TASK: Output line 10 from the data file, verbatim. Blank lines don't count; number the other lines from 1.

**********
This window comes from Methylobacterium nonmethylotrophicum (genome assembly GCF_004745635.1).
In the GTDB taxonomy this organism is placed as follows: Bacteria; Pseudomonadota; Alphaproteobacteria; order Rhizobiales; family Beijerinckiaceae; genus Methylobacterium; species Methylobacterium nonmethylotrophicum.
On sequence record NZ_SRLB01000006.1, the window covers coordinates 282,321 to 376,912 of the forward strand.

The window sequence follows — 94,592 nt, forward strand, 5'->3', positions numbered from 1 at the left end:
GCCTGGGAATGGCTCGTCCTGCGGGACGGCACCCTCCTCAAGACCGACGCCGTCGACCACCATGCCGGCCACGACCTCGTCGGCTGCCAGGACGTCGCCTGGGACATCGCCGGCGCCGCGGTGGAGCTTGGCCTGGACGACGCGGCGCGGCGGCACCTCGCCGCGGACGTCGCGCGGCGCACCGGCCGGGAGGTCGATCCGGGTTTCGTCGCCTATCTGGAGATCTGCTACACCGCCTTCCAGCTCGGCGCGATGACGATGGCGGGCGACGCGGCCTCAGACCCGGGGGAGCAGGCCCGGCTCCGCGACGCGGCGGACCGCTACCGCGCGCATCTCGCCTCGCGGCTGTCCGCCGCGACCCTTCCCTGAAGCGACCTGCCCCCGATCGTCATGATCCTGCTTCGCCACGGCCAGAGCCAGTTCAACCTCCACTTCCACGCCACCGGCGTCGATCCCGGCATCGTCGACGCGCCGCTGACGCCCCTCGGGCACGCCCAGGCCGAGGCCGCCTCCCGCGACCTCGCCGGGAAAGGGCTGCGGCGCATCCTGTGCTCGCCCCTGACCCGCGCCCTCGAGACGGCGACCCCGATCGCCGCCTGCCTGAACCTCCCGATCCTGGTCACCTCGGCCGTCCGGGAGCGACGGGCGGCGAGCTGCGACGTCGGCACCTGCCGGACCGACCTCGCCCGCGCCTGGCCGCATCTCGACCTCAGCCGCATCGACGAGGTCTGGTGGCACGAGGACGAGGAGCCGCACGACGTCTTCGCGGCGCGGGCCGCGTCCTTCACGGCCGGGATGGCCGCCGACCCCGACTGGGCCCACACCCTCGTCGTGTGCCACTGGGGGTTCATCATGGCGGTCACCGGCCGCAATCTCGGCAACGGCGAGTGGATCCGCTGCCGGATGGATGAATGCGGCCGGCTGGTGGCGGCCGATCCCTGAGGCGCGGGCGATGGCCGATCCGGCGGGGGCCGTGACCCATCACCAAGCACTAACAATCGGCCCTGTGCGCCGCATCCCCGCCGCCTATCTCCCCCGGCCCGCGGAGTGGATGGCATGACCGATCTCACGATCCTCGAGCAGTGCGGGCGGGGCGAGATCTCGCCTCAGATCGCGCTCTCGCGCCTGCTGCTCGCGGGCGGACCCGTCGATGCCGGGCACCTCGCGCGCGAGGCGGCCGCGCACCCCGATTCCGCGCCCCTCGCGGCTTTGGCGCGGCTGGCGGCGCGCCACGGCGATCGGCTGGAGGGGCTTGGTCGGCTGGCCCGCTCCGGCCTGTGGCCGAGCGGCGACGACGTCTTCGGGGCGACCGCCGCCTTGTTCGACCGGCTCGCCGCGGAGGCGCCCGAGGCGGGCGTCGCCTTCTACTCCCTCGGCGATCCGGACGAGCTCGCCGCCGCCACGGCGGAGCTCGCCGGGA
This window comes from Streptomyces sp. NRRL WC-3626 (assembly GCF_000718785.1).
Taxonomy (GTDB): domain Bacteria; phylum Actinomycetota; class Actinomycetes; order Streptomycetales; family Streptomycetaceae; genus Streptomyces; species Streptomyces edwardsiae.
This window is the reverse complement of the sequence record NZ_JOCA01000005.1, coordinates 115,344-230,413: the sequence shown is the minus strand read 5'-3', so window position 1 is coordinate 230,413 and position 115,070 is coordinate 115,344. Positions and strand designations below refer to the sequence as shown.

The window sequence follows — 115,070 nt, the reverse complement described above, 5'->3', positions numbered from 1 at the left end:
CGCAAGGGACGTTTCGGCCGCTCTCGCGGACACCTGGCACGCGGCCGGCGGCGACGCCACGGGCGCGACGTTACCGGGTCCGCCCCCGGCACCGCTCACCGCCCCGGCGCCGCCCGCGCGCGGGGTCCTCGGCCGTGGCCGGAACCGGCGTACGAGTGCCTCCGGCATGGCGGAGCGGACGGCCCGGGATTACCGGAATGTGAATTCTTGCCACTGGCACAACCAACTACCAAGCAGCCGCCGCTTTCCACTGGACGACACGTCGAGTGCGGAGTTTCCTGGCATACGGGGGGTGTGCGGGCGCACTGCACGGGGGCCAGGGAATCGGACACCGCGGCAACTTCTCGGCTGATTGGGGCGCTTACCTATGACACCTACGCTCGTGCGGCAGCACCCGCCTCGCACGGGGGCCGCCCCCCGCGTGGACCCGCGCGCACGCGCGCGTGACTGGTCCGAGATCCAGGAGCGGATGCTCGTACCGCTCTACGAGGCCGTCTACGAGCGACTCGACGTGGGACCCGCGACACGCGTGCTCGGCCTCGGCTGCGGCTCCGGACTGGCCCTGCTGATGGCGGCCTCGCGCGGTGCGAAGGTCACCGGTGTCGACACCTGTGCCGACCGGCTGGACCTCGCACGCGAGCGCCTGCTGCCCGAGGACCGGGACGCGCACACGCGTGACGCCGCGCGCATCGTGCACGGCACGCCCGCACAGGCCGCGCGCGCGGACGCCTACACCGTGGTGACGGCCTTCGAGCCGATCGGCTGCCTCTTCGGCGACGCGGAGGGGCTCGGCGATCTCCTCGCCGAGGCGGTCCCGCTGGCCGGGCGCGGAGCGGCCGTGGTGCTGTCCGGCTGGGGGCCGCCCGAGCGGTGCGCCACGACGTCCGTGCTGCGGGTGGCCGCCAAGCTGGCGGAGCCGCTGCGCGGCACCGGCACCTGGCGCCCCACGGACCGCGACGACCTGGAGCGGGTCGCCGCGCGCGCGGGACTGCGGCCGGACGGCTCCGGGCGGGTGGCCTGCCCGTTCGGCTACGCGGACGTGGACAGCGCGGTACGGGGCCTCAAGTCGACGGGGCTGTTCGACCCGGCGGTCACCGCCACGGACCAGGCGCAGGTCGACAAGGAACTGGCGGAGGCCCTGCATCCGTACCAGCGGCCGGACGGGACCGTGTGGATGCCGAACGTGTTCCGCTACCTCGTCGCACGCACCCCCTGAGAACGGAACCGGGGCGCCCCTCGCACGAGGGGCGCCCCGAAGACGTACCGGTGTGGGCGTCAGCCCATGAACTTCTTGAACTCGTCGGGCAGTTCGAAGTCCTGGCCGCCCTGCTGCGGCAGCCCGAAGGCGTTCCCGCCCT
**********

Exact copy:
CGCAAGGGACGTTTCGGCCGCTCTCGCGGACACCTGGCACGCGGCCGGCGGCGACGCCACGGGCGCGACGTTACCGGGTCCGCCCCCGGCACCGCTCACCGCCCCGGCGCCGCCCGCGCGCGGGGTCCTCGGCCGTGGCCGGAACCGGCGTACGAGTGCCTCCGGCATGGCGGAGCGGACGGCCCGGGATTACCGGAATGTGAATTCTTGCCACTGGCACAACCAACTACCAAGCAGCCGCCGCTTTCCACTGGACGACACGTCGAGTGCGGAGTTTCCTGGCATACGGGGGGTGTGCGGGCGCACTGCACGGGGGCCAGGGAATCGGACACCGCGGCAACTTCTCGGCTGATTGGGGCGCTTACCTATGACACCTACGCTCGTGCGGCAGCACCCGCCTCGCACGGGGGCCGCCCCCCGCGTGGACCCGCGCGCACGCGCGCGTGACTGGTCCGAGATCCAGGAGCGGATGCTCGTACCGCTCTACGAGGCCGTCTACGAGCGACTCGACGTGGGACCCGCGACACGCGTGCTCGGCCTCGGCTGCGGCTCCGGACTGGCCCTGCTGATGGCGGCCTCGCGCGGTGCGAAGGTCACCGGTGTCGACACCTGTGCCGACCGGCTGGACCTCGCACGCGAGCGCCTGCTGCCCGAGGACCGGGACGCGCACACGCGTGACGCCGCGCGCATCGTGCACGGCACGCCCGCACAGGCCGCGCGCGCGGACGCCTACACCGTGGTGACGGCCTTCGAGCCGATCGGCTGCCTCTTCGGCGACGCGGAGGGGCTCGGCGATCTCCTCGCCGAGGCGGTCCCGCTGGCCGGGCGCGGAGCGGCCGTGGTGCTGTCCGGCTGGGGGCCGCCCGAGCGGTGCGCCACGACGTCCGTGCTGCGGGTGGCCGCCAAGCTGGCGGAGCCGCTGCGCGGCACCGGCACCTGGCGCCCCACGGACCGCGACGACCTGGAGCGGGTCGCCGCGCGCGCGGGACTGCGGCCGGACGGCTCCGGGCGGGTGGCCTGCCCGTTCGGCTACGCGGACGTGGACAGCGCGGTACGGGGCCTCAAGTCGACGGGGCTGTTCGACCCGGCGGTCACCGCCACGGACCAGGCGCAGGTCGACAAGGAACTGGCGGAGGCCCTGCATCCGTACCAGCGGCCGGACGGGACCGTGTGGATGCCGAACGTGTTCCGCTACCTCGTCGCACGCACCCCCTGAGAACGGAACCGGGGCGCCCCTCGCACGAGGGGCGCCCCGAAGACGTACCGGTGTGGGCGTCAGCCCATGAACTTCTTGAACTCGTCGGGCAGTTCGAAGTCCTGGCCGCCCTGCTGCGGCAGCCCGAAGGCGTTCCCGCCCT